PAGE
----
ZBC Stifling Creativity In Its New Directive
In its new directive the state broadcaster ZBC has stepped into a new realm after apparently creating new content guidelines for music that will be shown on its channel.
Rapper-presenter Prometheus was quoted in The Zimbabwean as saying this:
When shooting your video, you need to make sure you do not display any recognisable commercial logos, eg Reebok, Nike, Spar, O.K, Mazda. This is viewed as passive advertising and is not acceptable. Make sure there is no lewd dressing, suggestive dancing, graphic displays of violence or sexual acts.
Video depicting pot-holes, sewage flowing streams, rampant unemployment or any form of political commentary is likely not to be played.
We looked at the date a we thought it was a late rerun of an April Fools’ Day joke but then we remembered that Tehn Diamond’s video for the smash hit Happy was suddenly nixed by the state broadcaster.
Look, we can begrudgingly the passive advertising part, so videos can be shot and then brands blurred out for the TV version. Only recently has product placement become a thing in the UK so it is not as if the ban though we think it can be handled in a different way is that awful.
However, telling people how they should dance, script and shoot their videos is the state broadcaster stepping into a realm they have not business even breathing in. Then telling people that videos that depict real life cannot be accepted is just plain ridiculous.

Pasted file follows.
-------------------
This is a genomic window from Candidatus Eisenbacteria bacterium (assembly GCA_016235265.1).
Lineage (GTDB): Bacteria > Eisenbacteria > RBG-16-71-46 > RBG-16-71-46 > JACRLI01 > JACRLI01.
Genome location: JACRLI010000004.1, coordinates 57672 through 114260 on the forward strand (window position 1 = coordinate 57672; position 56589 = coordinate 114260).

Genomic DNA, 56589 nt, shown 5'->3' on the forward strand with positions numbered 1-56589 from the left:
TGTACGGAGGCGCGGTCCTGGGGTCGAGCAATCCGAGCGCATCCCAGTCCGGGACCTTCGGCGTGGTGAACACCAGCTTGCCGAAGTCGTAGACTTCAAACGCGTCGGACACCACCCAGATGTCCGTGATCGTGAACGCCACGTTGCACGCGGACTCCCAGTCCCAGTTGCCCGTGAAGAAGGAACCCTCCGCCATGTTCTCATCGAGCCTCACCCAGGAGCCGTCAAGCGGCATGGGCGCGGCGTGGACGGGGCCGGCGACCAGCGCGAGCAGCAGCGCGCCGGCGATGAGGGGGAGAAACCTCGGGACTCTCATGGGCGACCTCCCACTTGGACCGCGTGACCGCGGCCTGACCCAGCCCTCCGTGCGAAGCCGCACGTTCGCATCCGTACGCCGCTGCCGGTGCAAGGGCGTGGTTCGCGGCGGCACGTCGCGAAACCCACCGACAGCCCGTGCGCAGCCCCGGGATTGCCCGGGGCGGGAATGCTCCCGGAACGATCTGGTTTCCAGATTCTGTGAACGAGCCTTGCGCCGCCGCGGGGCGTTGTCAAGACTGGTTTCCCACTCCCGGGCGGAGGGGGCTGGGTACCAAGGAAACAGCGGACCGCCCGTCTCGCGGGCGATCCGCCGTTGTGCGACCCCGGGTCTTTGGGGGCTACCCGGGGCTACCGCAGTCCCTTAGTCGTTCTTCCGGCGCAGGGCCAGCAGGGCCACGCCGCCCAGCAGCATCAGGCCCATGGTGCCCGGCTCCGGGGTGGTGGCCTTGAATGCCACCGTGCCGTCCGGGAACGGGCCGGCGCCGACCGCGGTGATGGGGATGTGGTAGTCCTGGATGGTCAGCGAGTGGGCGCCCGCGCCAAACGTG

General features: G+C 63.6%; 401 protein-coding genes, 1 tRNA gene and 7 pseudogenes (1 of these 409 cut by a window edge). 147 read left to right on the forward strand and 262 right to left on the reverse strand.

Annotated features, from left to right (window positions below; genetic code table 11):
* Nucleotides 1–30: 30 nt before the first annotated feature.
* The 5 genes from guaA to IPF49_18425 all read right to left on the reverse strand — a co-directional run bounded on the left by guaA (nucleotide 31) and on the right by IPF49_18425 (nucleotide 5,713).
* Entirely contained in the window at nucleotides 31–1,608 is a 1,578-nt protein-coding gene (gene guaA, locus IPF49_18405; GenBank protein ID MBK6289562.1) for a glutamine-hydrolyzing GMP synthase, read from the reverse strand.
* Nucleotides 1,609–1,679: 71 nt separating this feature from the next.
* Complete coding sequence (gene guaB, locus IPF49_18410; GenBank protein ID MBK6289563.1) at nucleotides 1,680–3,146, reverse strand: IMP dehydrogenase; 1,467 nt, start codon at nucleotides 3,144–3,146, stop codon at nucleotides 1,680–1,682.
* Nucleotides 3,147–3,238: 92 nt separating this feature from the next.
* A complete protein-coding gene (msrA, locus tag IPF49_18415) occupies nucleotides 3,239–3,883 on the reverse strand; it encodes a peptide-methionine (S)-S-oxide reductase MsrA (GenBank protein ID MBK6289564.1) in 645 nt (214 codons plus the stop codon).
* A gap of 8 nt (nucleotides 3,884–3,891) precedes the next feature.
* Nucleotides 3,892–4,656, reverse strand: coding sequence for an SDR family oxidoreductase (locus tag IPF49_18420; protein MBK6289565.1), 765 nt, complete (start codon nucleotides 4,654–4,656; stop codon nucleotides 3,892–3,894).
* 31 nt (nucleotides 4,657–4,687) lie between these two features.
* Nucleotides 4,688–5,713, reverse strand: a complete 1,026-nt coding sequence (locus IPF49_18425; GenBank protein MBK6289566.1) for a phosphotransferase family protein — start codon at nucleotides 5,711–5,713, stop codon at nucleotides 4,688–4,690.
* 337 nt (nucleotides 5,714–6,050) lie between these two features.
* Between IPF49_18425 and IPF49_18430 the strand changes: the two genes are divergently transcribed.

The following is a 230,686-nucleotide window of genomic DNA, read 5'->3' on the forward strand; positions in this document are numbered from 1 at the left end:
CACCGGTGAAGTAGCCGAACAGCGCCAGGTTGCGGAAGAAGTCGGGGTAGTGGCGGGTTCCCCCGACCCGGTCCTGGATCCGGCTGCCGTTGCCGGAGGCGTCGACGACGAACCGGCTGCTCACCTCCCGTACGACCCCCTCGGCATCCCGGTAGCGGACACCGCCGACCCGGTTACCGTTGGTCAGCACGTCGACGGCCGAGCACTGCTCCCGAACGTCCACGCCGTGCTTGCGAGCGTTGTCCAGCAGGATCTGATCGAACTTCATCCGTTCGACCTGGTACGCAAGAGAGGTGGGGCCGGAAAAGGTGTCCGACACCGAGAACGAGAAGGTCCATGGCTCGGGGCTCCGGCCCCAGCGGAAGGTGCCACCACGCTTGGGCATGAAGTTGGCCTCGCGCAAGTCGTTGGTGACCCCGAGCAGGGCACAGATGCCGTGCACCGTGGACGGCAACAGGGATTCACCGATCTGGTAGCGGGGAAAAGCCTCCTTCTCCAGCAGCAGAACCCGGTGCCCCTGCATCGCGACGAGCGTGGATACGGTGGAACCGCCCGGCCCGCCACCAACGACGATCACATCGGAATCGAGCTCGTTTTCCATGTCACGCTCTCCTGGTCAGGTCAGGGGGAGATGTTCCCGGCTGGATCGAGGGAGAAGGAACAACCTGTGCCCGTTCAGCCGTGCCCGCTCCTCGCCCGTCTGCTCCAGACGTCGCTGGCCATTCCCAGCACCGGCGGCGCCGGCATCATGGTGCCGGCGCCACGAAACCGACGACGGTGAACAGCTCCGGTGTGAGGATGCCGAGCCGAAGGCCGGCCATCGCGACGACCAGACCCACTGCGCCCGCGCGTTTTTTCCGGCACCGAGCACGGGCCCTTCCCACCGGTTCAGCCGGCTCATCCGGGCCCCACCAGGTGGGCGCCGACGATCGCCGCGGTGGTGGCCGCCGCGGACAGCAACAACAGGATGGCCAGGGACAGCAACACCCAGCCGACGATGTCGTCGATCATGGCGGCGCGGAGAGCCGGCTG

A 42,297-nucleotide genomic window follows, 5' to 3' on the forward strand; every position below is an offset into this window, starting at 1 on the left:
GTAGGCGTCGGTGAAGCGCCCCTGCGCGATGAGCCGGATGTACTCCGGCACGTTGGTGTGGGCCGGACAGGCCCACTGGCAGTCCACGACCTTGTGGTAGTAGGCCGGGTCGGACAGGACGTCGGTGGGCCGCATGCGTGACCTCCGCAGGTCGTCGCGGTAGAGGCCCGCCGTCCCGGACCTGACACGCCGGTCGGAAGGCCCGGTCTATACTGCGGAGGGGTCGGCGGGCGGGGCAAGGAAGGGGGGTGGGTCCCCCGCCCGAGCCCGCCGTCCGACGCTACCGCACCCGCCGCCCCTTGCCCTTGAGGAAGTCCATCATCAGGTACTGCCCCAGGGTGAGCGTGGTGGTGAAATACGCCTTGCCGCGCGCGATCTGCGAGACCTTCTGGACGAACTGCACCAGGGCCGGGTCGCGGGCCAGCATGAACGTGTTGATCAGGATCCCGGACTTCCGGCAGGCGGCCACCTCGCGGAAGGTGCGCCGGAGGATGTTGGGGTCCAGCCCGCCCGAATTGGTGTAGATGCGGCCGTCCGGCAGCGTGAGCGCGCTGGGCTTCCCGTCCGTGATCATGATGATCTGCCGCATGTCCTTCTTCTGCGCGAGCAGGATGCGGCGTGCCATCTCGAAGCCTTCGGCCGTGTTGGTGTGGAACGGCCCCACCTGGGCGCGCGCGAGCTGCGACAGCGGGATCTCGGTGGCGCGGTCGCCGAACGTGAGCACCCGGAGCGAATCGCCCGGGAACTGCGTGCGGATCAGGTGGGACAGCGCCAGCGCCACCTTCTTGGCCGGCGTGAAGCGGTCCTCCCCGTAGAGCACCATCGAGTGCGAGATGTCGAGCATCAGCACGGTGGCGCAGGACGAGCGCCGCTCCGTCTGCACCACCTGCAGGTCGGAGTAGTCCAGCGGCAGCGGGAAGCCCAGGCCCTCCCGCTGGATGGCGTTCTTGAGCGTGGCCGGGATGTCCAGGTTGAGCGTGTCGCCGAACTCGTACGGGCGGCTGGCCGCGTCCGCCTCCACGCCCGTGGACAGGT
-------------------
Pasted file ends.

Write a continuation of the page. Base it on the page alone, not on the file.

The people who need that content the most won’t get it. We are no fans of anarchy but if the regulations are as tight as they are reported to be then we have a big problem. All you will have on TV are praise-singers who will put the nation to sleep.
Muzzling and stifling creativity will not stop it. As it stands artists like Lady Bee and the aforementioned Tehn Diamond have done fairly well by using channels like YouTube and even DSTv to get their work out there. Instead of bringing these people into the mainstream, alienating them some more will simply encourage radicalisation.
It’s similar to the way leadership across the board in Zimbabwe tends towards exclusion. It opens up opportunity for foreign countries to come in and close that gap through so-called non-called . Of course what they teach will be agenda-based.
But that’s what you get when you exclude people.